The Life of Marie Antoinette, Queen of France eBook

This eBook from the Gutenberg Project consists of approximately 573 pages of information about The Life of Marie Antoinette, Queen of France.
It was evident that it would require every effort that could be made to enable their sailors to maintain the contest against an antagonist so brave and so skillful And, as one of the first steps toward such a result, Necker obtained the king’s consent to a great reform in the expenditure of the court and in the civil service; and to the abolition of a great number of costly sinecures.  We may be able to form some idea of the prodigality which had hitherto wasted the revenues of the country, from the circumstance that a single edict suppressed above four hundred offices; and Marie Antoinette was so sincere in her desire to promote such measures, that she speaks warmly in their praise to her mother, even though they greatly curtailed her power of gratifying her own favorites.

“The king,” she says, “has just issued an edict which is as yet only the forerunner of a reform which he designs, to make both in his own household and in mine.  If it be carried out, it will be a great benefit, not only for the economy which it will introduce, but still more for its agreement with public opinion, and for the satisfaction it will give the nation.”  It is impossible for any language to show more completely how, above all things, she made the good of the country her first object.  And she was the more inclined to approve of all that was being done in this way from her conviction that Necker was both honest and able; an opinion which she shared with, if she had not learned it from, her mother and her brother, and which was to some extent justified by the comparative order which he had re-established in the finance of the country, and by the degree in which he had revived public credit.  She was not aware that the real dangers of the situation had a source deeper than any financial difficulty, a fact which Necker himself was unable to comprehend.  And she could not foresee, when it became necessary to grapple with those dangers, how unequal to the struggle the great banker would be found.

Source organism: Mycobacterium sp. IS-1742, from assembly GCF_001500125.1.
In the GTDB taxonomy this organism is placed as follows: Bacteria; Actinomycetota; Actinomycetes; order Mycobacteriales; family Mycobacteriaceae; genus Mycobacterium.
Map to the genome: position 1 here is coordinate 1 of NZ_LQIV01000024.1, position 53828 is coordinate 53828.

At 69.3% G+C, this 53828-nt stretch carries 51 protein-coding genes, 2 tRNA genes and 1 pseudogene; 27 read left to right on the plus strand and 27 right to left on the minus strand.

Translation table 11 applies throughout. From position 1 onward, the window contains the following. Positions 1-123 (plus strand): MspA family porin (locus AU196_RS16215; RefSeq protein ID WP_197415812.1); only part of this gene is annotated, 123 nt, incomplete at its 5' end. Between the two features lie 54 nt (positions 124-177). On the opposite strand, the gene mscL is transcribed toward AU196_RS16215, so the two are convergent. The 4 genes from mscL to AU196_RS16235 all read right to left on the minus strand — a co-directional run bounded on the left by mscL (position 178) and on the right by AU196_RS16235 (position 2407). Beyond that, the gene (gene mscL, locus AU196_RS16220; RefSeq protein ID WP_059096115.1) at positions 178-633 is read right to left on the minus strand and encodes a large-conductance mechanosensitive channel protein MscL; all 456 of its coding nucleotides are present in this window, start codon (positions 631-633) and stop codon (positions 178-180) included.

It may, perhaps, be inferred that she did suspect Necker of some deficiency in the higher qualities of statesmanship when, in the spring of 1780, she told her mother that “she would give every thing in the world to have a Prince Kaunitz in the ministry;[16] but that such men were rare, and were only to be found by those who, like the empress herself, had the sagacity to discover and the judgment to appreciate such merit.”  She was, however, shutting her eyes to the fact that her husband had had a minister far superior to Kaunitz; and that she herself had lent her aid to drive him from his service.

CHAPTER XV.

Anglomania in Paris.—­The Winter at Versailles.—­Hunting.—­Private Theatricals.—­Death of Prince Charles of Lorraine.—­Successes of the English in America.—­Education of the Duc d’Angouleme.—­Libelous Attacks on the Queen.—­Death of the Empress.—­Favor shown to some of the Swedish Nobles.—­The Count de Fersen.—­Necker retires from Office.—­His Character.

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The Life of Marie Antoinette, Queen of France from Project Gutenberg. Public domain.
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